> HTTP messages somehow. There were no guarantees about exposing the
> implementation detail errors to the user.
> Imagine a ZeroMQ-based ServerSocket that cannot send "pings" because it was
> not documented in the general concept. The general ServerSocket concept
> doesn't restrict the freedom from HTTP "providers" too much.
The general concept needs to stipulate whether reads or writes can be made
by the client after initiating an asynchronous operation. This is the most
important thing that must be documented, because the current implementation
cannot safely accept a write operation when some (all?) of the read
operations are still in progress. I think its acceptable for an
implementation to inject control messages under such restrictions, as long
as the user can still issue their own write when the specification allows
for it. Such implementations _may_ have to indicate the control message
behavior when documenting access to the "native handle" (and I suspect
"may" is going to be "always" in practice), in case a user tries to do some
raw writing. Or maybe the documentation just says "never do raw
read/writes" with the native handle.

Anyway, this is a serious documentation error within the library and I need
> to fix it.
This isn't just a serious documentation error, its a design problem for
delivering lower-latency responses. Since the read call can issue an
automatic error message on the write channel, users of the library cannot
begin reading the next request (which is likely already in a kernel buffer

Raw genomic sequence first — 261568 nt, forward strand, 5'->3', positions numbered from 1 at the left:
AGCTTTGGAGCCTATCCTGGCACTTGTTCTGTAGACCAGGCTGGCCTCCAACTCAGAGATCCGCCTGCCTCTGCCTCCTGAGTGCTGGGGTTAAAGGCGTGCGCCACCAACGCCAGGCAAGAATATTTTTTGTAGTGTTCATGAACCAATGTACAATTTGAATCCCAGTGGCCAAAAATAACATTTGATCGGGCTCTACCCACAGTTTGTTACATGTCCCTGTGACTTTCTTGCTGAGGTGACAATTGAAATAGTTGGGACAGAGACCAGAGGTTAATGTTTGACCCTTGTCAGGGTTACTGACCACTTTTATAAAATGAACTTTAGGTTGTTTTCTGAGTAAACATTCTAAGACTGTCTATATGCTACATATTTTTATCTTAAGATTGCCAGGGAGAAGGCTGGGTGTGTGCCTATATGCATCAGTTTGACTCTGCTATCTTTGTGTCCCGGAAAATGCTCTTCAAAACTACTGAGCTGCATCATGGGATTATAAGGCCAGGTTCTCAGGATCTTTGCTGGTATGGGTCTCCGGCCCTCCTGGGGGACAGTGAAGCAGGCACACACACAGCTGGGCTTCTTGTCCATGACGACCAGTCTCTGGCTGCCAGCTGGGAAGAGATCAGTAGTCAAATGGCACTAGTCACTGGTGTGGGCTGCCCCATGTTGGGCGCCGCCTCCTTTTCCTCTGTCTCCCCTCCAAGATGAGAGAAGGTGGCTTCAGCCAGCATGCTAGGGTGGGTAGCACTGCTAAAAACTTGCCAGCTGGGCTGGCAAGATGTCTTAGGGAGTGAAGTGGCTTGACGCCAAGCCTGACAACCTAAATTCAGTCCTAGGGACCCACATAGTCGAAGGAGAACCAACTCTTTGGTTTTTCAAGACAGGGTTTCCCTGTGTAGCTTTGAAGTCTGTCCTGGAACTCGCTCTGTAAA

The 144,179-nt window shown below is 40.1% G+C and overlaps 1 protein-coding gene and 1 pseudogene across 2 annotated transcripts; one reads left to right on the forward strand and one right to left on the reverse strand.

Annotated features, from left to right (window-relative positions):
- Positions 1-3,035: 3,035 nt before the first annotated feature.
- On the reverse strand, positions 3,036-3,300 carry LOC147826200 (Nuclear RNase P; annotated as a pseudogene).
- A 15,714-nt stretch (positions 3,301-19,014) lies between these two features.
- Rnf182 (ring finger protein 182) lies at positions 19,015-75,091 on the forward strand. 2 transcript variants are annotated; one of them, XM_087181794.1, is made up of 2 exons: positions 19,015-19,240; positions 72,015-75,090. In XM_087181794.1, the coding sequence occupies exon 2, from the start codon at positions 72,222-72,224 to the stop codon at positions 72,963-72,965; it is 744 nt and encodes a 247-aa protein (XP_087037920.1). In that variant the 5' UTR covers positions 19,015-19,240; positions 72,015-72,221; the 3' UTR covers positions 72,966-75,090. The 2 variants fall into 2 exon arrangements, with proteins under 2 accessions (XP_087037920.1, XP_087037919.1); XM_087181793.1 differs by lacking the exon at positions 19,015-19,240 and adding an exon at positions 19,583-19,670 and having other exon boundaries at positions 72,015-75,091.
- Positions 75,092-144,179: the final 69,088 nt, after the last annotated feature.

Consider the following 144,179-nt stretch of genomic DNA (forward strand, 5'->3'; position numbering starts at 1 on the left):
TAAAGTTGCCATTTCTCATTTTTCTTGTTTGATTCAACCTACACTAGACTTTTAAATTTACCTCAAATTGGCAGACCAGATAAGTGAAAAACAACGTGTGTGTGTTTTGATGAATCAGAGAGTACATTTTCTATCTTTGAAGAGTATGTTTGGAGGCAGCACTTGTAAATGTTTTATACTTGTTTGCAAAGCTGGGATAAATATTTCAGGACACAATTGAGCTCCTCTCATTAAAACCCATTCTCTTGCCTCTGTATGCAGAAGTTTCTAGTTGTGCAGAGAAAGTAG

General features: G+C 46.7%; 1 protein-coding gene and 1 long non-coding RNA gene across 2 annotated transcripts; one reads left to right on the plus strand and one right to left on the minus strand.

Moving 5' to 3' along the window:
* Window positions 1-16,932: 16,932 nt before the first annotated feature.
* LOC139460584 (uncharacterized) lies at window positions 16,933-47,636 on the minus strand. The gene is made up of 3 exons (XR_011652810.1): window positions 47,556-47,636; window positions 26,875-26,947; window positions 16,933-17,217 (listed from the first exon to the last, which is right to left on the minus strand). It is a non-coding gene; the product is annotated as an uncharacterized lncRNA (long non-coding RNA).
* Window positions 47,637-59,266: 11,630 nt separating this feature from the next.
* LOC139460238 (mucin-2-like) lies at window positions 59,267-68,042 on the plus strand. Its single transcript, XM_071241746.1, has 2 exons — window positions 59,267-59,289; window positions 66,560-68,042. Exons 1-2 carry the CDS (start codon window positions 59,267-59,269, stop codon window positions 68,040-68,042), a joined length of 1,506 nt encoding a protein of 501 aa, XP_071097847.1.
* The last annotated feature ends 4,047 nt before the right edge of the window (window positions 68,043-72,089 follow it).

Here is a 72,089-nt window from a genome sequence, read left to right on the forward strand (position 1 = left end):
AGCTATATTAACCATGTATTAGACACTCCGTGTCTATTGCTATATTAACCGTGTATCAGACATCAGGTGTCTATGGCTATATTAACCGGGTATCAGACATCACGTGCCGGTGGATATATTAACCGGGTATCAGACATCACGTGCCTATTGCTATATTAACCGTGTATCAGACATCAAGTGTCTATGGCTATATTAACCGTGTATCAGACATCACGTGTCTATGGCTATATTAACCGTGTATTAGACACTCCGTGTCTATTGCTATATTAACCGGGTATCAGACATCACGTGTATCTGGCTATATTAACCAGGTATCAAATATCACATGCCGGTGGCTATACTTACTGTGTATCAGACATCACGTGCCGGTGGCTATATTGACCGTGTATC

if the client is pipelining requests) until the prior response has finished
sending. If the errors were not automatically written by the
implementation, a user could began reading the next request (potentially
even preparing DB calls, etc.) while waiting for the response of the prior
request to complete.

I do not think this is a fatal issue, but it does make me question the
low-level design goals. The design/implementation seems to be halfway
between a constricting easy-to-use high-level design and a performant
low-level design. It seems reasonable to expect users of the low-level
interface to have more understanding of HTTP, while the high-level design
provides a better "safety net" for users. The low-level users would still
benefit from an HTTP system that reads/writes headers into/from an
associative container, handles receiving/sending chunked data
automatically, etc., which is convenient.


Boost list run by bdawes at, gregod at, cpdaniel at, john at